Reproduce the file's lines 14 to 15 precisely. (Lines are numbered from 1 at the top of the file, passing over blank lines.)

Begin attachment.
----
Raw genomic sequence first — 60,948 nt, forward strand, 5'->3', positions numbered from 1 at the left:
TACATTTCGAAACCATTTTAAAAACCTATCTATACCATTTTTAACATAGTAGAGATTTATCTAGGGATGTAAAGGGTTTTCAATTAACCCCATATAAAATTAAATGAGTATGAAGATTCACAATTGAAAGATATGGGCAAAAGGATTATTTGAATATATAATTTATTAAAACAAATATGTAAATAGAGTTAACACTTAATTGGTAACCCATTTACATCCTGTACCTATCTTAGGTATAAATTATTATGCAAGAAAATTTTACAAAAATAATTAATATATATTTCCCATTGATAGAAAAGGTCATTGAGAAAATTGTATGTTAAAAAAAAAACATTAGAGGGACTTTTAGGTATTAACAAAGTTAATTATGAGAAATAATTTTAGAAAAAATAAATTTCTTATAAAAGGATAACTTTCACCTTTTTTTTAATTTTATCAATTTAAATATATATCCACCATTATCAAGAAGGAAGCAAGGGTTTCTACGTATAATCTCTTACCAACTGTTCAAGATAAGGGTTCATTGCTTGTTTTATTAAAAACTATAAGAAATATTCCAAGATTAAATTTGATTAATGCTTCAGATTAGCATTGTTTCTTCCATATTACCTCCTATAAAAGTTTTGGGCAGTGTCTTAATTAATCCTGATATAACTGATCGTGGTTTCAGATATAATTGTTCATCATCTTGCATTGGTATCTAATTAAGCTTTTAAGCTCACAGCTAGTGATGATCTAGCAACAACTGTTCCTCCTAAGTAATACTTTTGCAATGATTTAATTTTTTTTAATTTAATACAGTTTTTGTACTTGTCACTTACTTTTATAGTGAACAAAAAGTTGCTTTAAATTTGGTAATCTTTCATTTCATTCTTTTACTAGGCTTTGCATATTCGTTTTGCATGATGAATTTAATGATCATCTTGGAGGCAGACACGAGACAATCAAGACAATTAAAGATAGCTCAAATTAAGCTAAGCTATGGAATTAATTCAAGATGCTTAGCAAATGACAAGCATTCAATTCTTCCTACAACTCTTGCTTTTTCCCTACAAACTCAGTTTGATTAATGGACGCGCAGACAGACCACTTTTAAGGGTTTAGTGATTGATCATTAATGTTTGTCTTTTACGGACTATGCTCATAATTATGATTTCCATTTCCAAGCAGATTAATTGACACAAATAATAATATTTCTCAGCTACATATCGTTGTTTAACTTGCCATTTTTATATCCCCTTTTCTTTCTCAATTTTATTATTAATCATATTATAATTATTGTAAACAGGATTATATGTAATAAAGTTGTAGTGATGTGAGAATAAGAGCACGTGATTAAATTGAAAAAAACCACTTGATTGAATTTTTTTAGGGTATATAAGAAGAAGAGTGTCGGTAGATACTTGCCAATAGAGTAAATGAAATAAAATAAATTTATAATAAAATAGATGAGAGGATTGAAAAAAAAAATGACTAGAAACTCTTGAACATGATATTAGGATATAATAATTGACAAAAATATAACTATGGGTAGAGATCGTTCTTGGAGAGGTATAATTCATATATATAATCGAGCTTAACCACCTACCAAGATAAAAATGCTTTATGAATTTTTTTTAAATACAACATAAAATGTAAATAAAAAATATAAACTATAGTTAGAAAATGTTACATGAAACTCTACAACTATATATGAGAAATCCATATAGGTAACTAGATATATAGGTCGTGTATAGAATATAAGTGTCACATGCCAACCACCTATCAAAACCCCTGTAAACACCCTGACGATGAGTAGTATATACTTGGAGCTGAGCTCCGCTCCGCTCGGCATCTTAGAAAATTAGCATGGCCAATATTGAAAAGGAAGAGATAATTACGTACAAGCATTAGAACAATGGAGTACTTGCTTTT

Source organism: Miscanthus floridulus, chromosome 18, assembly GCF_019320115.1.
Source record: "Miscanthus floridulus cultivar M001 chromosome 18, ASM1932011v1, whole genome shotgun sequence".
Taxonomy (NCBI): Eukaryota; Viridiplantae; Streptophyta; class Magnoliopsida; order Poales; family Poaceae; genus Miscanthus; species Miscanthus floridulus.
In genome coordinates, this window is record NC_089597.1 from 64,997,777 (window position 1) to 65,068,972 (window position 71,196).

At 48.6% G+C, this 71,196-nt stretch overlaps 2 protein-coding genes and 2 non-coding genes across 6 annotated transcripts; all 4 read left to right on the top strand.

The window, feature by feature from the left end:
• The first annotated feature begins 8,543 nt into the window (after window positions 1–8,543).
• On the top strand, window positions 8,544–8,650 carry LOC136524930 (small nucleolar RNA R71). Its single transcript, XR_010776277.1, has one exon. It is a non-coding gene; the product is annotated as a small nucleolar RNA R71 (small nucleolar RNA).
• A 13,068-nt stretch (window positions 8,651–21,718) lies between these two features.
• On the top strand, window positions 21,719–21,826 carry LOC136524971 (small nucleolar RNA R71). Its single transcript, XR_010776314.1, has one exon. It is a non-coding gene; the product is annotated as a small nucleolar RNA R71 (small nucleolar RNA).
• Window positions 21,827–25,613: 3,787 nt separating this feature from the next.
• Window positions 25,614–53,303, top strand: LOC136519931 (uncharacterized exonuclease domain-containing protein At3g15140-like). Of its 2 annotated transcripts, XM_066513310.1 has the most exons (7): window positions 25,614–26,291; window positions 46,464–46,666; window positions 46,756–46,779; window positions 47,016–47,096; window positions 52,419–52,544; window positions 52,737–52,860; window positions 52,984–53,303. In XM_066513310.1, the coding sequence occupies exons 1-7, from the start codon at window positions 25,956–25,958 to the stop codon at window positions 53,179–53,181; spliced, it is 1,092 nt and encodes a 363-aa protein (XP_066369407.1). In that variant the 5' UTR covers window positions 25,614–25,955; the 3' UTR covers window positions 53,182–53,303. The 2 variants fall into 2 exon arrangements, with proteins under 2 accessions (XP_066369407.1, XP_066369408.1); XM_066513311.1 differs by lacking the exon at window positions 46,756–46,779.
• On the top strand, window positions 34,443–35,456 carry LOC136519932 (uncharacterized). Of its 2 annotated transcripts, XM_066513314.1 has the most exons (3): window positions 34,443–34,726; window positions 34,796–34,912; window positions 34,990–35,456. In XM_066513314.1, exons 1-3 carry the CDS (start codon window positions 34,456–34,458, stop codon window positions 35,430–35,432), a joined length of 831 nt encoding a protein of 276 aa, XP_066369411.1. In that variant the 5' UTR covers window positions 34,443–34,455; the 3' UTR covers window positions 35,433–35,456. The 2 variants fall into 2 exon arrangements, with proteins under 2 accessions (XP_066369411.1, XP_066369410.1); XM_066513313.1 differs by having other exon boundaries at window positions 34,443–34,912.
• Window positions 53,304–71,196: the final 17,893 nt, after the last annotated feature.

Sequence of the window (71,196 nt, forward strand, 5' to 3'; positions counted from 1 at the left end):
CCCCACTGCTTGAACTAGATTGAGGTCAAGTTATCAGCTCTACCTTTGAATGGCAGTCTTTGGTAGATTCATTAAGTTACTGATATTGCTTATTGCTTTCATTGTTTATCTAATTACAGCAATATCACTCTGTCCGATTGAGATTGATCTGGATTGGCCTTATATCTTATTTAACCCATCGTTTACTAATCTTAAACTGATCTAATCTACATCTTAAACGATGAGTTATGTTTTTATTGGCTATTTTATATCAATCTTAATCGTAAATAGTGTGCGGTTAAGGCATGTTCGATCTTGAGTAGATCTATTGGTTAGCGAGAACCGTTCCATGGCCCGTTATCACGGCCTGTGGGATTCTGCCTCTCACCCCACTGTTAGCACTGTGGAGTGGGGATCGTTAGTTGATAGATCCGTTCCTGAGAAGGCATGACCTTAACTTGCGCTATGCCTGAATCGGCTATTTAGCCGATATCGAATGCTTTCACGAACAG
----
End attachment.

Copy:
• Window positions 25,614–53,303, top strand: LOC136519931 (uncharacterized exonuclease domain-containing protein At3g15140-like). Of its 2 annotated transcripts, XM_066513310.1 has the most exons (7): window positions 25,614–26,291; window positions 46,464–46,666; window positions 46,756–46,779; window positions 47,016–47,096; window positions 52,419–52,544; window positions 52,737–52,860; window positions 52,984–53,303. In XM_066513310.1, the coding sequence occupies exons 1-7, from the start codon at window positions 25,956–25,958 to the stop codon at window positions 53,179–53,181; spliced, it is 1,092 nt and encodes a 363-aa protein (XP_066369407.1). In that variant the 5' UTR covers window positions 25,614–25,955; the 3' UTR covers window positions 53,182–53,303. The 2 variants fall into 2 exon arrangements, with proteins under 2 accessions (XP_066369407.1, XP_066369408.1); XM_066513311.1 differs by lacking the exon at window positions 46,756–46,779.
• On the top strand, window positions 34,443–35,456 carry LOC136519932 (uncharacterized). Of its 2 annotated transcripts, XM_066513314.1 has the most exons (3): window positions 34,443–34,726; window positions 34,796–34,912; window positions 34,990–35,456. In XM_066513314.1, exons 1-3 carry the CDS (start codon window positions 34,456–34,458, stop codon window positions 35,430–35,432), a joined length of 831 nt encoding a protein of 276 aa, XP_066369411.1. In that variant the 5' UTR covers window positions 34,443–34,455; the 3' UTR covers window positions 35,433–35,456. The 2 variants fall into 2 exon arrangements, with proteins under 2 accessions (XP_066369411.1, XP_066369410.1); XM_066513313.1 differs by having other exon boundaries at window positions 34,443–34,912.